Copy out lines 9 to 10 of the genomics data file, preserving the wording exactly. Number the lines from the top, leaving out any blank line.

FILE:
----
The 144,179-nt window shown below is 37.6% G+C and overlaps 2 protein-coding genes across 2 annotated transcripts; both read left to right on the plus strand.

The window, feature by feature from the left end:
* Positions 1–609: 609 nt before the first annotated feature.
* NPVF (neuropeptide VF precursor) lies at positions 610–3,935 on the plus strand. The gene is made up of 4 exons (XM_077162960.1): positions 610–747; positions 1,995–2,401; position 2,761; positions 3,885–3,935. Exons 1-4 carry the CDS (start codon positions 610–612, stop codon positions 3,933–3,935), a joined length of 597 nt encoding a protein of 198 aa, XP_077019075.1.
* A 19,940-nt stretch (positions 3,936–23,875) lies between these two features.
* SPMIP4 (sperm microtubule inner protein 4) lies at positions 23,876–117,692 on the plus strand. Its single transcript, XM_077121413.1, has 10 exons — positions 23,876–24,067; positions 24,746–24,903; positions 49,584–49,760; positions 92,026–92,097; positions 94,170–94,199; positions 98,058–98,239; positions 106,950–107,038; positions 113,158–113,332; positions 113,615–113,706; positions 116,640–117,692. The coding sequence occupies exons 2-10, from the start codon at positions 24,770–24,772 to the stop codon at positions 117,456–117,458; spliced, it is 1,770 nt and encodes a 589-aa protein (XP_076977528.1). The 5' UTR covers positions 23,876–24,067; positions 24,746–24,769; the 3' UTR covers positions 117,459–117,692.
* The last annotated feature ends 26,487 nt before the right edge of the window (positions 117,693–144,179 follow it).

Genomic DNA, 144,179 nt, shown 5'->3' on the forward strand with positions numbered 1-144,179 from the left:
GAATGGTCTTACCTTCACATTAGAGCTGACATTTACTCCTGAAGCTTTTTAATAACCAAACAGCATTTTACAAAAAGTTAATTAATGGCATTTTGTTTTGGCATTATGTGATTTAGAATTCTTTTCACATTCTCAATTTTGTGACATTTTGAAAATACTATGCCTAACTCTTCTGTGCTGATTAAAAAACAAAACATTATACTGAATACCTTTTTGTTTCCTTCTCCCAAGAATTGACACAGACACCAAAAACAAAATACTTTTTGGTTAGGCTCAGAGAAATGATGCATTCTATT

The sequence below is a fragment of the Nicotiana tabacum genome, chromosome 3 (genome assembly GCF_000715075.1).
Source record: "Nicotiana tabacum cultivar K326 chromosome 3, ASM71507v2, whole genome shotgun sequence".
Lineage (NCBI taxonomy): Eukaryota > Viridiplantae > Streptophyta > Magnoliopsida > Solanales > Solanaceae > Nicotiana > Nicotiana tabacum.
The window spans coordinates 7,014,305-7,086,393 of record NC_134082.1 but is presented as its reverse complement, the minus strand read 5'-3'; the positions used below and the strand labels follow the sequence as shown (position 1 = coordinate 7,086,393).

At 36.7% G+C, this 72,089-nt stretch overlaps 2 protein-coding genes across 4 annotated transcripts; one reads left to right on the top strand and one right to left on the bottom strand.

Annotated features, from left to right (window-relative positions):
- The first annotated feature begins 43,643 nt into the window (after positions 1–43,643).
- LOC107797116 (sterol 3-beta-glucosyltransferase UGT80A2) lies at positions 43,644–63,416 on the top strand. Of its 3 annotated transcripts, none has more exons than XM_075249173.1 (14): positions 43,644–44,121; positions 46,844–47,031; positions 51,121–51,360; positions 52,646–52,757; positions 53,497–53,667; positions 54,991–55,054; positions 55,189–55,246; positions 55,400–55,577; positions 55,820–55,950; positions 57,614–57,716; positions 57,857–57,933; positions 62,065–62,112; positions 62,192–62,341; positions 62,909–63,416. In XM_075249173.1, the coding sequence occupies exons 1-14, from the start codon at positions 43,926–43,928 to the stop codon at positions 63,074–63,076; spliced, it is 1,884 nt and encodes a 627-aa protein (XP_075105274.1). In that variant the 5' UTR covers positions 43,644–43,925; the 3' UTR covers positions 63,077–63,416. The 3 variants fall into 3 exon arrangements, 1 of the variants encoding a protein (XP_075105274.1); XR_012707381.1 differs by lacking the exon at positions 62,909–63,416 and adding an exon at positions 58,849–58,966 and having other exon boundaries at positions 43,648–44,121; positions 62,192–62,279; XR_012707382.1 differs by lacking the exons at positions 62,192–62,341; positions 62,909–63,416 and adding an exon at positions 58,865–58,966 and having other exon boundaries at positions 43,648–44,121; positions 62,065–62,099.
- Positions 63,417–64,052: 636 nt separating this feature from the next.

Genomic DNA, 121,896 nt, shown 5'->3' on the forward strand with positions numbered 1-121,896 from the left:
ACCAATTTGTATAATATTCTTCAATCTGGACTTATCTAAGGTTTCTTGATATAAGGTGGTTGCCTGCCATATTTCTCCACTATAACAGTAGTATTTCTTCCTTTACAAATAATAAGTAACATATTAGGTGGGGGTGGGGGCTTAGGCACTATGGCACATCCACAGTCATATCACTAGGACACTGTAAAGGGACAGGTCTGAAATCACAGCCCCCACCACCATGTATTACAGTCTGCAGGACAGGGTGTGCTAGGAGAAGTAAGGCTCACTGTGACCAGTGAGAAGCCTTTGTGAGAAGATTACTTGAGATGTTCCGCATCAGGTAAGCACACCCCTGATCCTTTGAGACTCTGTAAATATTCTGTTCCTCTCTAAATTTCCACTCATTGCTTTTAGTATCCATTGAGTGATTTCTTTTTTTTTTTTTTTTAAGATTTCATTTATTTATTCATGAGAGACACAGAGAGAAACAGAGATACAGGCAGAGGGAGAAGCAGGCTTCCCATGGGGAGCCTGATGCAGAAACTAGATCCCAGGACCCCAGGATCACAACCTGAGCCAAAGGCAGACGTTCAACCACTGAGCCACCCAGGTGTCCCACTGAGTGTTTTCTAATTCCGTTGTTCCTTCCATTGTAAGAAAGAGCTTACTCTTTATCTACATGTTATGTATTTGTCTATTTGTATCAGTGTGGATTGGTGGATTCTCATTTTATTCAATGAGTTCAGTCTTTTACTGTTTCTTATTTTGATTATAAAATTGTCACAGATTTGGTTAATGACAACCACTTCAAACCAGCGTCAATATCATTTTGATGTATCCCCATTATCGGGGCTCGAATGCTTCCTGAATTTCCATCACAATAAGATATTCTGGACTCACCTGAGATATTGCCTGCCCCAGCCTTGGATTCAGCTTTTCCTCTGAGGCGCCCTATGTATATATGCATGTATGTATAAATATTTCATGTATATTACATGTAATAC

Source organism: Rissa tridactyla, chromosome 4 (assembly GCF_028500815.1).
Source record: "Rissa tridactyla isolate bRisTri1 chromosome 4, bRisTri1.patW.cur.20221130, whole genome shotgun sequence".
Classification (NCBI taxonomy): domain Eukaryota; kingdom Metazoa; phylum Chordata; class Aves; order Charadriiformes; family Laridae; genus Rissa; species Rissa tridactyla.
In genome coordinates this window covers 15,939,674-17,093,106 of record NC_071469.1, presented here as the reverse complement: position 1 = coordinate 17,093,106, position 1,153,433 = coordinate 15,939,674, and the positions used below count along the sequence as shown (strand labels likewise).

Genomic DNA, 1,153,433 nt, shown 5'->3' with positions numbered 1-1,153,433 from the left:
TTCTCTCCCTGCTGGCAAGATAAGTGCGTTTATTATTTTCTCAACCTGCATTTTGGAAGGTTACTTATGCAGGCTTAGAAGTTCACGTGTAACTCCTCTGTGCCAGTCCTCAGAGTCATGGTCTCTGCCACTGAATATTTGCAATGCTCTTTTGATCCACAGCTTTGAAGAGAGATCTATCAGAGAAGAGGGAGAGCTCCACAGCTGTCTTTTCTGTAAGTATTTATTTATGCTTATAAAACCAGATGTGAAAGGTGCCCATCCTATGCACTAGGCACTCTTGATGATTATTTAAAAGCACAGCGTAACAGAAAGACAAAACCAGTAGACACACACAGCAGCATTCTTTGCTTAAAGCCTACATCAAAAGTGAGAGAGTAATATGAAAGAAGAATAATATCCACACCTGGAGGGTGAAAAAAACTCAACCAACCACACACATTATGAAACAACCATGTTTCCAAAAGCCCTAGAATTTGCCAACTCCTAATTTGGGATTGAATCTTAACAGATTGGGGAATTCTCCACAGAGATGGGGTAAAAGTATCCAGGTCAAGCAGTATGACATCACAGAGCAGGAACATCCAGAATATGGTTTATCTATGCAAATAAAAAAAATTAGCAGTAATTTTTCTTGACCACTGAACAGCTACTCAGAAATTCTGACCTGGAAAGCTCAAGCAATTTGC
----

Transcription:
GAATGGTCTTACCTTCACATTAGAGCTGACATTTACTCCTGAAGCTTTTTAATAACCAAACAGCATTTTACAAAAAGTTAATTAATGGCATTTTGTTTTGGCATTATGTGATTTAGAATTCTTTTCACATTCTCAATTTTGTGACATTTTGAAAATACTATGCCTAACTCTTCTGTGCTGATTAAAAAACAAAACATTATACTGAATACCTTTTTGTTTCCTTCTCCCAAGAATTGACACAGACACCAAAAACAAAATACTTTTTGGTTAGGCTCAGAGAAATGATGCATTCTATT

The sequence below is a fragment of the Nicotiana tabacum genome, chromosome 3 (genome assembly GCF_000715075.1).